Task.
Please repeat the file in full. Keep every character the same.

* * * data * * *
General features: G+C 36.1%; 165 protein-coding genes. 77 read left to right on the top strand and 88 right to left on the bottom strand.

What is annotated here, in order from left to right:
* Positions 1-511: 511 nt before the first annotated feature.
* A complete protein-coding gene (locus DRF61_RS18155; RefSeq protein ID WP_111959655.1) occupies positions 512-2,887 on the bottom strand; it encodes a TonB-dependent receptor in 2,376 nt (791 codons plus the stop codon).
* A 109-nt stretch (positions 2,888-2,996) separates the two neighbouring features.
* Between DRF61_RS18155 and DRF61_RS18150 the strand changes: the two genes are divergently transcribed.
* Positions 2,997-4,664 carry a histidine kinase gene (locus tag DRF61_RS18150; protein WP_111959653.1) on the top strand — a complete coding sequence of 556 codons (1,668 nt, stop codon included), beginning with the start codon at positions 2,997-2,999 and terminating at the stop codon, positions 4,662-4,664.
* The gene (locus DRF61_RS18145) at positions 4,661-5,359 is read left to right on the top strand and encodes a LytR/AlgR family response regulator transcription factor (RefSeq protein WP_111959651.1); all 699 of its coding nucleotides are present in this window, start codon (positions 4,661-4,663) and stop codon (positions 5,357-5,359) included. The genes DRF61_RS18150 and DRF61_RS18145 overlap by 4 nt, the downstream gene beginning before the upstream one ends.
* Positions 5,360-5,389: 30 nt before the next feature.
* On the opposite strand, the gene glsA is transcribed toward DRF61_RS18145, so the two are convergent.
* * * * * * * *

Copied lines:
General features: G+C 36.1%; 165 protein-coding genes. 77 read left to right on the top strand and 88 right to left on the bottom strand.

What is annotated here, in order from left to right:
* Positions 1-511: 511 nt before the first annotated feature.
* A complete protein-coding gene (locus DRF61_RS18155; RefSeq protein ID WP_111959655.1) occupies positions 512-2,887 on the bottom strand; it encodes a TonB-dependent receptor in 2,376 nt (791 codons plus the stop codon).
* A 109-nt stretch (positions 2,888-2,996) separates the two neighbouring features.
* Between DRF61_RS18155 and DRF61_RS18150 the strand changes: the two genes are divergently transcribed.
* Positions 2,997-4,664 carry a histidine kinase gene (locus tag DRF61_RS18150; protein WP_111959653.1) on the top strand — a complete coding sequence of 556 codons (1,668 nt, stop codon included), beginning with the start codon at positions 2,997-2,999 and terminating at the stop codon, positions 4,662-4,664.
* The gene (locus DRF61_RS18145) at positions 4,661-5,359 is read left to right on the top strand and encodes a LytR/AlgR family response regulator transcription factor (RefSeq protein WP_111959651.1); all 699 of its coding nucleotides are present in this window, start codon (positions 4,661-4,663) and stop codon (positions 5,357-5,359) included. The genes DRF61_RS18150 and DRF61_RS18145 overlap by 4 nt, the downstream gene beginning before the upstream one ends.
* Positions 5,360-5,389: 30 nt before the next feature.
* On the opposite strand, the gene glsA is transcribed toward DRF61_RS18145, so the two are convergent.